The one thing you should never do to your towels

Don't throw in the towel—wash it this way.

Our editors review and recommend products to help you buy the stuff you need. If you make a purchase by clicking one of our links, we may earn a small share of the revenue. Our picks and opinions are independent from any business incentives.

Unless you’re like Chrissy Teigen and feel good about wearing a towel all day you probably don’t think much about that terrycloth rectangle until you exit the shower soaking wet. We’re pretty sure Chrissy’s towels are clean—she’s wearing a fresh one every time we see her on social. But what about your towels?

If you’ve been leaving them on the bathroom floor, washing them once a week with your dirty clothes, and tossing them in the washer with lots of detergent and fabric softener, you’re making some serious mistakes. No worries—we’re here to help you correct them.

The right way to wash towels

Wash-towels-more-often
Credit: Getty Images / BernardaSv

Wash your towels every three days to keep them clean and fresh.

Okay, we get it. Who knew towels required special maintenance? But if you've got amazing bath towels and you want to keep them clean, really clean, you'll have to step up your laundry game. Here’s how.
1. Wash them more often: If you’re waiting more than three days to wash your towels, you’re waiting too long.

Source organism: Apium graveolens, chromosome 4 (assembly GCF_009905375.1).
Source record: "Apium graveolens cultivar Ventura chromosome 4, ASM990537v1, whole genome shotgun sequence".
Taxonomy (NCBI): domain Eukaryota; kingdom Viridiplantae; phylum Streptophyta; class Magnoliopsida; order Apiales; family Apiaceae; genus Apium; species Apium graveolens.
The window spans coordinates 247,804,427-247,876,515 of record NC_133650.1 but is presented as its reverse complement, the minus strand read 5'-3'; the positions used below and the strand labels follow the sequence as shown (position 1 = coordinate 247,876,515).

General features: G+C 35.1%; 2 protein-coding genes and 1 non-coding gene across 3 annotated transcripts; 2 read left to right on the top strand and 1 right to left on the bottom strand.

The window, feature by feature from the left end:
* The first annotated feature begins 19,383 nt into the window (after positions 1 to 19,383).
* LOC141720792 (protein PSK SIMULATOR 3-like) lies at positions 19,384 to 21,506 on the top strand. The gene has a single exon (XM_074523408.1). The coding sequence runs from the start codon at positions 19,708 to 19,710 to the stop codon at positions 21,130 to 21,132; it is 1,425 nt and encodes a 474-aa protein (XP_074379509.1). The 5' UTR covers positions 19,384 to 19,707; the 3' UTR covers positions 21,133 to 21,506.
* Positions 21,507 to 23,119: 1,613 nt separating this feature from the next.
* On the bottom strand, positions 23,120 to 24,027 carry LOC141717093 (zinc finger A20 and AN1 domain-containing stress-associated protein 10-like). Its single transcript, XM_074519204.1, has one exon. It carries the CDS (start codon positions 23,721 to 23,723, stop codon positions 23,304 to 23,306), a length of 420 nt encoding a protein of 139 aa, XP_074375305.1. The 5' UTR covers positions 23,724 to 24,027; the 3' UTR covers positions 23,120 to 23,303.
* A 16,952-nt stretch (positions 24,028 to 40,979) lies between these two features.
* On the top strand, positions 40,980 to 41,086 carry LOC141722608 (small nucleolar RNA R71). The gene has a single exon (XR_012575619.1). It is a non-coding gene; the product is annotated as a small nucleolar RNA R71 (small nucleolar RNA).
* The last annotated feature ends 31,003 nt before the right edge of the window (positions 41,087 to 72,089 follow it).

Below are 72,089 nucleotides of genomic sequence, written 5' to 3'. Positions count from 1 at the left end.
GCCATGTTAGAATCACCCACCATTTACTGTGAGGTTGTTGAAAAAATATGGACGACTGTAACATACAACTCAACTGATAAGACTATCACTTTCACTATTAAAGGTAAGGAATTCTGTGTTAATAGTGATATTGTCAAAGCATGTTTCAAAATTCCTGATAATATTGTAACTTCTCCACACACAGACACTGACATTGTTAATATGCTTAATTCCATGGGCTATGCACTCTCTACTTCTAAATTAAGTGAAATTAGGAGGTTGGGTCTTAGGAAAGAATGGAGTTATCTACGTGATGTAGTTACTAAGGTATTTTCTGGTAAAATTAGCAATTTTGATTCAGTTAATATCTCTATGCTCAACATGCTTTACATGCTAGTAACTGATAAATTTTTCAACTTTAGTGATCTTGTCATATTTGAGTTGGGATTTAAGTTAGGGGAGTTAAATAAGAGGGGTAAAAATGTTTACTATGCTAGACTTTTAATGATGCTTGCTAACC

2. Use bleach: Hot water alone is not enough to kill bacteria. By the way, never add bleach to a wash cycle if you’ve added vinegar—the combo can release toxic gases.
3. Hang up towels after you use them: When you leave wet towels in a pile, germs, mold, and mildew can proliferate, creating a stink and a stain that won’t easily wash out.
4. Wash them separately: Towels shouldn’t be washed with your other laundry. They’re heavy and linty, so your clothes can’t toss well enough to get clean in the wash water and may end up covered with fuzz.
5. Use less detergent: When there’s too much detergent in the washer, it ends up back on your laundry. Don’t fill the liquid detergent cup more than one-third of the way or use more than one detergent pod for a medium load.
6. Use an extra rinse and spin cycle: Doing this may help remove any accumulated detergent and softener residue.

Fabric softener and dryer sheets reduce a towel's ability to absorb water.

Stop using fabric softener and dryer sheets

Be honest: Have you ever been met with a towel that feels waxy, greasy, and spreads the water around instead of absorbing it? If so, your laundry routine has got to change.

Don’t stress. The change is an easy one: Just stop using fabric softener and dryer sheets. These items soften fabric fibers, reducing wrinkles and static cling on clothing, but they actually have a negative effect on fluffy fabrics like towels.

Why? “Polydimethylsiloxane (PDMS) is the active ingredient in most fabric softeners and dryer sheets,” says Jonathan Chan, a senior lab technician at Reviewed. Because this ingredient is essentially a silicone oil, it can destroy the absorbent properties of the terrycloth, causing towels to feel oily and slippery. Long story short, fabric softener and dryer sheets reduce a towel's ability to absorb water.